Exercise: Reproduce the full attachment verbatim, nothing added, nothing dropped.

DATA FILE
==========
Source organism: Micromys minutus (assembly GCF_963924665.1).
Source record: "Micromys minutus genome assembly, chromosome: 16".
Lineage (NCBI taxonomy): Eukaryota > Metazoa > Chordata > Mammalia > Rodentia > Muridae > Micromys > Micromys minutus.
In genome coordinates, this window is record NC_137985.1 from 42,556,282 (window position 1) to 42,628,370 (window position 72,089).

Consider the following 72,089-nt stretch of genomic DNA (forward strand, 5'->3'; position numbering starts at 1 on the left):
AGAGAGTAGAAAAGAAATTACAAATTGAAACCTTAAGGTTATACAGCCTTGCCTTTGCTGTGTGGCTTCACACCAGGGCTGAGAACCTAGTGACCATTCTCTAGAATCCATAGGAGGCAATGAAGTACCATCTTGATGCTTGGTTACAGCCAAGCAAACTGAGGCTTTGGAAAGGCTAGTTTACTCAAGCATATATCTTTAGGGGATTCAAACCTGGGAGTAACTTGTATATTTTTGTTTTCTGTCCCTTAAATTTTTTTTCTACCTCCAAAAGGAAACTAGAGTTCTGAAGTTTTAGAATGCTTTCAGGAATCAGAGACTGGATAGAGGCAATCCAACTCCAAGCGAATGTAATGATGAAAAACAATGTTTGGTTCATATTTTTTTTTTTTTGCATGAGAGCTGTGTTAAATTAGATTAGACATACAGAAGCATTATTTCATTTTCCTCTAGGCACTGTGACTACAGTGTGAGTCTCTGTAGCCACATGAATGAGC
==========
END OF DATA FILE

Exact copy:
Source organism: Micromys minutus (assembly GCF_963924665.1).
Source record: "Micromys minutus genome assembly, chromosome: 16".
Lineage (NCBI taxonomy): Eukaryota > Metazoa > Chordata > Mammalia > Rodentia > Muridae > Micromys > Micromys minutus.
In genome coordinates, this window is record NC_137985.1 from 42,556,282 (window position 1) to 42,628,370 (window position 72,089).

Consider the following 72,089-nt stretch of genomic DNA (forward strand, 5'->3'; position numbering starts at 1 on the left):
AGAGAGTAGAAAAGAAATTACAAATTGAAACCTTAAGGTTATACAGCCTTGCCTTTGCTGTGTGGCTTCACACCAGGGCTGAGAACCTAGTGACCATTCTCTAGAATCCATAGGAGGCAATGAAGTACCATCTTGATGCTTGGTTACAGCCAAGCAAACTGAGGCTTTGGAAAGGCTAGTTTACTCAAGCATATATCTTTAGGGGATTCAAACCTGGGAGTAACTTGTATATTTTTGTTTTCTGTCCCTTAAATTTTTTTTCTACCTCCAAAAGGAAACTAGAGTTCTGAAGTTTTAGAATGCTTTCAGGAATCAGAGACTGGATAGAGGCAATCCAACTCCAAGCGAATGTAATGATGAAAAACAATGTTTGGTTCATATTTTTTTTTTTTTGCATGAGAGCTGTGTTAAATTAGATTAGACATACAGAAGCATTATTTCATTTTCCTCTAGGCACTGTGACTACAGTGTGAGTCTCTGTAGCCACATGAATGAGC